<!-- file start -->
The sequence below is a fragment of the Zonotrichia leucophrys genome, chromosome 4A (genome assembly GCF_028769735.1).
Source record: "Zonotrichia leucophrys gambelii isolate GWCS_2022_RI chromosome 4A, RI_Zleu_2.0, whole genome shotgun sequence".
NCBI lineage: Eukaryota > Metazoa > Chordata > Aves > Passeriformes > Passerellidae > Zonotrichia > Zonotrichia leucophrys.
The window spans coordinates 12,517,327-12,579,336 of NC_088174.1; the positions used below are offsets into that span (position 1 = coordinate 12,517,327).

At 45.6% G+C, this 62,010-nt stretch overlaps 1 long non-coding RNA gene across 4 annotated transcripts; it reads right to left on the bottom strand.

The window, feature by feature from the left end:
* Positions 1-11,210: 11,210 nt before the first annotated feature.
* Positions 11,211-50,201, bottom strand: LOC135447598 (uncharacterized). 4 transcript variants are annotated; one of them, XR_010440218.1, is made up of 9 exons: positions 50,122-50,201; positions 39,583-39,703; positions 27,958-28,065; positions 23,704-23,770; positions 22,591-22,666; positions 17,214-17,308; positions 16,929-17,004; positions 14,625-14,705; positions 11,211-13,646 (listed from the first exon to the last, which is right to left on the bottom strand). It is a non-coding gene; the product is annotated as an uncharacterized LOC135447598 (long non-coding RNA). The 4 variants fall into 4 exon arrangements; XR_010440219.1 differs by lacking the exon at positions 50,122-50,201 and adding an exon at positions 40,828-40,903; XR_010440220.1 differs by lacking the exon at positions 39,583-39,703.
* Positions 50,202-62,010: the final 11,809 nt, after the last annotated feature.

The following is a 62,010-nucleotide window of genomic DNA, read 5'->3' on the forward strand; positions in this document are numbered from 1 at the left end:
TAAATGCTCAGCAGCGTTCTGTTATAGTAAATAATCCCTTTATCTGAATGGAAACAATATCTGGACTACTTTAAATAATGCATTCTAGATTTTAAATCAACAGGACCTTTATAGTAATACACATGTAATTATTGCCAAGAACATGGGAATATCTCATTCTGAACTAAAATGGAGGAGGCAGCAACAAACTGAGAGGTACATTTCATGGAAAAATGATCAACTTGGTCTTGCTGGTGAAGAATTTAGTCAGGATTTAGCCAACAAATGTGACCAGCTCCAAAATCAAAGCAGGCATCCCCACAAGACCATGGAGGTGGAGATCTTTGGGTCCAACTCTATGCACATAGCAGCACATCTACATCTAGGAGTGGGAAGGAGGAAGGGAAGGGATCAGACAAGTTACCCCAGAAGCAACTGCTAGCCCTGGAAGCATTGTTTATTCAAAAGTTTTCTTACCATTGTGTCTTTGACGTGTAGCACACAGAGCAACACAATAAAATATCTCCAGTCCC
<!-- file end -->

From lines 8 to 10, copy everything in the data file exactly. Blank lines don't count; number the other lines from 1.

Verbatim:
* Positions 11,211-50,201, bottom strand: LOC135447598 (uncharacterized). 4 transcript variants are annotated; one of them, XR_010440218.1, is made up of 9 exons: positions 50,122-50,201; positions 39,583-39,703; positions 27,958-28,065; positions 23,704-23,770; positions 22,591-22,666; positions 17,214-17,308; positions 16,929-17,004; positions 14,625-14,705; positions 11,211-13,646 (listed from the first exon to the last, which is right to left on the bottom strand). It is a non-coding gene; the product is annotated as an uncharacterized LOC135447598 (long non-coding RNA). The 4 variants fall into 4 exon arrangements; XR_010440219.1 differs by lacking the exon at positions 50,122-50,201 and adding an exon at positions 40,828-40,903; XR_010440220.1 differs by lacking the exon at positions 39,583-39,703.
* Positions 50,202-62,010: the final 11,809 nt, after the last annotated feature.

The following is a 62,010-nucleotide window of genomic DNA, read 5'->3' on the forward strand; positions in this document are numbered from 1 at the left end: